15The proliferation of triangular relationships undermines the exclusivity of the central dramatic betrayal that dominates the plot. The common shape, the very idea of betrayal, is distilled from its myriad appearances in the play. Abstracted in this manner, betrayal assumes the basic pattern of a game and the aesthetics of the play become a function of its dazzling kaleidoscopic permutations.

16Despite its subject-matter, this is not an erotic play. The relationship between Emma and Jerry is basically a game with an elaborate system of rules set up by both sides.13 These are especially necessary as there is in fact a double system of relations between them, as clandestine lovers and as, respectively, wife and best friend of Robert. Therefore, there are both external rules, about how to keep it secret, and internal rules, about what is permitted within. Even after the affair is over, Jerry corrects Emma when she asks about his son: “You remember the form. I ask about your husband, you ask about my wife” (15).

17In fact, all the relations in the play assume the amusing shape of sophisticated social games and rituals, making the game logically precede the particular instance of its playing and disqualifying any originality in the behaviour of the characters. The game of squash played between the men serves as an icon for a whole set of male social games that evolve around it:

I mean a game of squash isn’t simply a game of squash, it’s rather more than that. You see, first there’s the game. And then there’s the shower. And then there’s the pint. And then there’s lunch […]. You don’t actually want a woman within a mile of the place, any of the places, really. (69)

18Robert’s outburst reveals the nature of the series of male rituals he is describing. They are clearly meant to exclude women from what is perceived as exclusive male terrain. At the same time, the attack discloses a defensive attitude, an attempt to distance women so as to get rid of their sexually threatening presence. Robert and Jerry have not played squash for a long time, it is implied, because Jerry has engaged instead in the betrayal game, and Robert’s rather fierce speech is meant to win him back as a partner in the male game. The same disjunction between affair-with-wife and squash-with-husband appears in Robert’s disclosure about Casey: “I believe he’s having an affair with my wife. We haven’t played squash for years, Casey and me. We used to have a damn good game.” (43)

19The occasion for Robert’s misogynist speech is Jerry’s dropping in for a drink in Scene Four. The conversation is conducted on a number of levels simultaneously and is replete with sexual overtones. All three play the traditional game of friendly chat while, at the same time, engaging in the game of hiding their complicity in and their knowledge of the betrayal (or rather, betrayals). And each watches the other’s accomplishment in acting out his or her role. While Emma is putting Ned to sleep — and Ned is the baby conceived, as both men well know, while Jerry, the lover, was abroad — the two men launch into a verbal game of fatherly talk about the reasons for boy babies crying more than girl babies. Robert leads Jerry to give the banal answers that “boys are more anxious” about “leaving the womb and all that,” then parries with the master stroke: “But what about girl babies? They leave the womb too” (63). This mock-serious conversation comes to an end with the conclusion that “it might have something to do with the difference between the sexes” (65), at which point Emma, having finished putting Ned to bed, enters. The seemingly trivial dialogue and the simplest of dramatic settings are thus manipulated by Pinter into a sophisticated game that discloses the real tensions and conflicts that are being played out beneath the placid surface.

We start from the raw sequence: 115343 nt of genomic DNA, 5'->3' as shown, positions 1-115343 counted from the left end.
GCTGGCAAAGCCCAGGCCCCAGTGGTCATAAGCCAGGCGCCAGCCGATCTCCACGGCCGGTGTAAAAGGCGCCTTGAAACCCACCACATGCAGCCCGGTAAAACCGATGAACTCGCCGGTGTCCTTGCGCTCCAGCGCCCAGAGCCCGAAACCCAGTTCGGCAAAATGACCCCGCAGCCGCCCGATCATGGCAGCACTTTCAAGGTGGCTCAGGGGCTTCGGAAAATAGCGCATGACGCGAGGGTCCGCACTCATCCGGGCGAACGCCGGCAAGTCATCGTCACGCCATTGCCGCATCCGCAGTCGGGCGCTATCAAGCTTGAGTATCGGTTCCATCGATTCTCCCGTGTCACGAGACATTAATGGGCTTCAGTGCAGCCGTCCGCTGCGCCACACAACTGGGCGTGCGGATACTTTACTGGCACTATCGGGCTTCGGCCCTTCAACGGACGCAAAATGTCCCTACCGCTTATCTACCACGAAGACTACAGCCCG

20Clearly, it is the subtext, suggestively worked into and in-between the words, that generates the excitement of this seemingly dull conversation. It is up to the actors to bring all this out. Pinter directs our attention to the importance of what does not get said in arguments about meaning, for example in the following interchange between Jerry and Emma:

Emma What do you mean by that?

Jerry I don’t mean anything by it.

Emma But what are you trying to say by saying that?

Jerry Jesus. I’m not trying to say anything. I’ve said precisely what I wanted to say.    (53)

21This shift from the said to the unsaid is so strong that Pinter has found it necessary to disclaim that this is always the case: “I am not suggesting that no character in a play can ever say what in fact he means.”14

22It is in the nature of a romantic story to try to convince that there is something matchless about it that differentiates it from all other love stories, that it is about a unique passion. Pinter, however, has written “a completely unromantic account of infidelity,”15 and he seems to accentuate the story’s commonness, to the extent that there is even a sense of the characters falling into pre-scripted roles. The multiplication of unfaithfulness in the play not only generalizes but wilfully stereotypes and mocks it. Like Shakespeare’s Demetrius and Lysander who can hardly be told apart, there is an insistence on the twin-like similarity between Robert and Jerry, with their parallel careers and families, and there is no attempt to build up a motivation for Emma’s preference of the one over the other.